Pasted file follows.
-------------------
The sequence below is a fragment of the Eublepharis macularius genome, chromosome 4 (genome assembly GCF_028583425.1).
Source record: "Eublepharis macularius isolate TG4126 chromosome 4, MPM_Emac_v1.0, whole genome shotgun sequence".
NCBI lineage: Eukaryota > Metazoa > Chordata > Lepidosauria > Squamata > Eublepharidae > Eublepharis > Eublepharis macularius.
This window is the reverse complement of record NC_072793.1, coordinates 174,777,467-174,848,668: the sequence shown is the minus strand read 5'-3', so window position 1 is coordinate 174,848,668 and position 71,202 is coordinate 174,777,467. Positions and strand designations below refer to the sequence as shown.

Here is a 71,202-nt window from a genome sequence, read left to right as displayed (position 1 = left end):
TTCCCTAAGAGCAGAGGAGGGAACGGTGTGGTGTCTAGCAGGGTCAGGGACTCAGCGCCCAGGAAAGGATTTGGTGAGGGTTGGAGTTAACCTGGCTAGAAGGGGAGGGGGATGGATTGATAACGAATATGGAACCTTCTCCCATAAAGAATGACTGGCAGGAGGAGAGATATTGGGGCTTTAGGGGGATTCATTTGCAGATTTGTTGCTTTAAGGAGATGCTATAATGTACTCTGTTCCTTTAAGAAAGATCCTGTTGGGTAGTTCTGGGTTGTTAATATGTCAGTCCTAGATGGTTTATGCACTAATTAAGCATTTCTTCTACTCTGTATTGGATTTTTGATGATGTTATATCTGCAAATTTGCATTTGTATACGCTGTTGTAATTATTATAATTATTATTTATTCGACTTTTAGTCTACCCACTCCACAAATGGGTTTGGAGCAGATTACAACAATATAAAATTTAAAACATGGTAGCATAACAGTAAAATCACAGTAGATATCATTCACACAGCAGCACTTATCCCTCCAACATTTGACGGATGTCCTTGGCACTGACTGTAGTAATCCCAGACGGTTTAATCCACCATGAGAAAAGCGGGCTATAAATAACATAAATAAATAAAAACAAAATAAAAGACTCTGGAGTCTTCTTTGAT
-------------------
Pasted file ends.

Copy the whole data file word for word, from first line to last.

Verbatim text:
The sequence below is a fragment of the Eublepharis macularius genome, chromosome 4 (genome assembly GCF_028583425.1).
Source record: "Eublepharis macularius isolate TG4126 chromosome 4, MPM_Emac_v1.0, whole genome shotgun sequence".
NCBI lineage: Eukaryota > Metazoa > Chordata > Lepidosauria > Squamata > Eublepharidae > Eublepharis > Eublepharis macularius.
This window is the reverse complement of record NC_072793.1, coordinates 174,777,467-174,848,668: the sequence shown is the minus strand read 5'-3', so window position 1 is coordinate 174,848,668 and position 71,202 is coordinate 174,777,467. Positions and strand designations below refer to the sequence as shown.

Here is a 71,202-nt window from a genome sequence, read left to right as displayed (position 1 = left end):
TTCCCTAAGAGCAGAGGAGGGAACGGTGTGGTGTCTAGCAGGGTCAGGGACTCAGCGCCCAGGAAAGGATTTGGTGAGGGTTGGAGTTAACCTGGCTAGAAGGGGAGGGGGATGGATTGATAACGAATATGGAACCTTCTCCCATAAAGAATGACTGGCAGGAGGAGAGATATTGGGGCTTTAGGGGGATTCATTTGCAGATTTGTTGCTTTAAGGAGATGCTATAATGTACTCTGTTCCTTTAAGAAAGATCCTGTTGGGTAGTTCTGGGTTGTTAATATGTCAGTCCTAGATGGTTTATGCACTAATTAAGCATTTCTTCTACTCTGTATTGGATTTTTGATGATGTTATATCTGCAAATTTGCATTTGTATACGCTGTTGTAATTATTATAATTATTATTTATTCGACTTTTAGTCTACCCACTCCACAAATGGGTTTGGAGCAGATTACAACAATATAAAATTTAAAACATGGTAGCATAACAGTAAAATCACAGTAGATATCATTCACACAGCAGCACTTATCCCTCCAACATTTGACGGATGTCCTTGGCACTGACTGTAGTAATCCCAGACGGTTTAATCCACCATGAGAAAAGCGGGCTATAAATAACATAAATAAATAAAAACAAAATAAAAGACTCTGGAGTCTTCTTTGAT